Written by: David Levithan.
Published by: Electric Monkey.
Released: 8th January 2015.
Official synopsis: "A remix of Charles Dickens’ A Christmas Carol with a Valentine’s twist... When Ben’s girlfriend, Marly, dies, he feels his life is over and the prospect of Valentine’s day without her fills him with bitterness. But then Marly arrives – or at least, her ghost does – along with three other spirits. Now Ben must take a journey through Valentines past, present and future – and what he learns will change him forever.
Oh man, I really do not know where to start with this one. I really don't. I hate writing reviews like this, I really do, First off, let me say that me and David Levithan have a very, VERY, on off relationship. The first work of his that I read was Boy Meets Boy which I really did not like... Then his second piece of work that I read was Two Boys Kissing and I would never of accredited the two books to the same author. Ever. Two Boys Kissing was life-affirming, incredible, stunning and my favourite book of 2013. So I entered Marly's Ghost with some trepidation, wondering whether this was going to be a repeat of my time with Boy Meets Boy or with Two Boys Kissing.
Sadly it appears to be the former...
From the start I found Marly's Ghost really jarring. I just couldn't take in what was happening. I struggled to retain information. Dialogue. Key plot points. In fact half way through I had to put it aside and try to recall what I could remember. I know the book is supposed to be, and is marketed as, a remix/rehash of the Charles Dickens classic A Christmas Carol, so I knew this when I started the book. But I didn't expect it to be so similar. Then when I read the author notes/acknowledgements it became clear that this was intentional, that Levithan actually wrote the book whilst reading A Christmas Carol and went through it page by page, paragraph by paragraph... He then proceeded to re-write it to give it a modern twist... But the modern twist is entirely lacking. These are teenagers who we're reading about and yet their dialogue is so jarring, so Victorian and I struggled with this. It just didn't feel right to me and often put me off.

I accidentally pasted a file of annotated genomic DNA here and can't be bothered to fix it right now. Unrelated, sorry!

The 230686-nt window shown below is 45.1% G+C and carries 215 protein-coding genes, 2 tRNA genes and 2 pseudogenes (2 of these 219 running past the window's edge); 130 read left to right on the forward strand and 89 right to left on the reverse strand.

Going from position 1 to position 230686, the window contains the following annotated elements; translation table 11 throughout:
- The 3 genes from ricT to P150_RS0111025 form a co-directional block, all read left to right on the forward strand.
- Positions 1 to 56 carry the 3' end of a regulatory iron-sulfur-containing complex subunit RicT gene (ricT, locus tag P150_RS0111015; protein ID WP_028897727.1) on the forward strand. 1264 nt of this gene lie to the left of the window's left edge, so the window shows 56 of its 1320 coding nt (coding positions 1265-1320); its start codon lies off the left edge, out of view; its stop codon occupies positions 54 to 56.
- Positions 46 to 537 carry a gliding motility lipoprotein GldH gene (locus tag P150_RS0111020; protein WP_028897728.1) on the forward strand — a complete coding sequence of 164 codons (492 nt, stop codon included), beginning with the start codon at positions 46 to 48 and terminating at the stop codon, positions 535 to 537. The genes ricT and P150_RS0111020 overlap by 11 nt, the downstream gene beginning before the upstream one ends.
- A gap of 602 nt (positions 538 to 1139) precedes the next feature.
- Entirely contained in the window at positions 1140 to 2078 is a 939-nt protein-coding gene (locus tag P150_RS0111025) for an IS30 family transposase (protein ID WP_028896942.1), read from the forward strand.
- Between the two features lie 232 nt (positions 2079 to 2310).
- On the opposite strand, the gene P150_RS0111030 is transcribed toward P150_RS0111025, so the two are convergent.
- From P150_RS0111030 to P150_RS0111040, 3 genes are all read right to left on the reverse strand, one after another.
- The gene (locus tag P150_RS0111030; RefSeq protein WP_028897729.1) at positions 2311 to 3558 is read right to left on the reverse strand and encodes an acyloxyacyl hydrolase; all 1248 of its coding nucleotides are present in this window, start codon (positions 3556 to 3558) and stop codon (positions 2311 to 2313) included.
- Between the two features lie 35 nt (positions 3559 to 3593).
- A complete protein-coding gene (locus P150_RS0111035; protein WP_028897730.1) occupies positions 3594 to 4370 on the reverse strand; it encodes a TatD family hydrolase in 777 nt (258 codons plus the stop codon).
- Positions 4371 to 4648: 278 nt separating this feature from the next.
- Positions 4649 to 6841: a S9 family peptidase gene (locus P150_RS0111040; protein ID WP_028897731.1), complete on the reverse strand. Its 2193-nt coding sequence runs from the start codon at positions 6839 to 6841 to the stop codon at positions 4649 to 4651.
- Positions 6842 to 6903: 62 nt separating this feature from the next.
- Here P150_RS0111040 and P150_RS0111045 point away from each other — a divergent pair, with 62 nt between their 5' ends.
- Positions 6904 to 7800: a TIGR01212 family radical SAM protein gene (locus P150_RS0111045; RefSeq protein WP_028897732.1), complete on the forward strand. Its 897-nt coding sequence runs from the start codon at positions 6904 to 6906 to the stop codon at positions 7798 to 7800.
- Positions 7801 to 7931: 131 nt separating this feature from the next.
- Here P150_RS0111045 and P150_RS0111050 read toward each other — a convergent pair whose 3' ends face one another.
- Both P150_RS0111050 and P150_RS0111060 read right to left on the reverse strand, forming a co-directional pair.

Something I also found highly annoying and mildly offensive if I'm honest, is the complete and utter lack of compassion. Four months is a relatively short space of time, especially when you consider that a loved one has passed away. This is a story about first love that ends in tragedy and understandably our male lead, Ben, is grieving and quite heavily. Four months. And yet his friends are treating him like some kind of mad man. Some have given up on trying to include him in their plans while others are either on the cusp of giving up or still willing to put the effort in. I found this quite unsettling. Four months when you lose anyone you love is an INCREDIBLY short space of time, a very raw time that is a minefield of good and bad days, in my experience anyway having lost several family members. I just cannot describe how angry this aspect of the story actually made me. At one point, I actually almost threw my Kindle that I was reading it on across the room. I was so annoyed I didn't care if it broke I just wanted to stop the book there and then - I'm not going to say what point it was because it is a big spoiler for anyone that wants to read the book... Let's just say that it involves the final spirit... Oh man I raged!
But I am a believer that if you start something you should finish it, and I don't like putting a book down half way and never finishing it. I always wonder if there might be a redeeming factor lying in wait at the end. Sadly, no. The ending is a sugar-coated sickening shower of love as Ben tries to spread the message that love is great and that you need to move on. I know, as well, that Levithan is well known for his portrayal of LGBT characters but the couple we meet in this book felt so unnecessary. They didn't make sense in the story and the whole thing just felt so off.
Overall I think it is safe to say I was disappointed with this book. Greatly disappointed. Part of me wants to attempt another of Levithan's works, I have heard wonderful things about Everyday but I am worried that with my history with his works it'll be a pointless exercise. We shall see.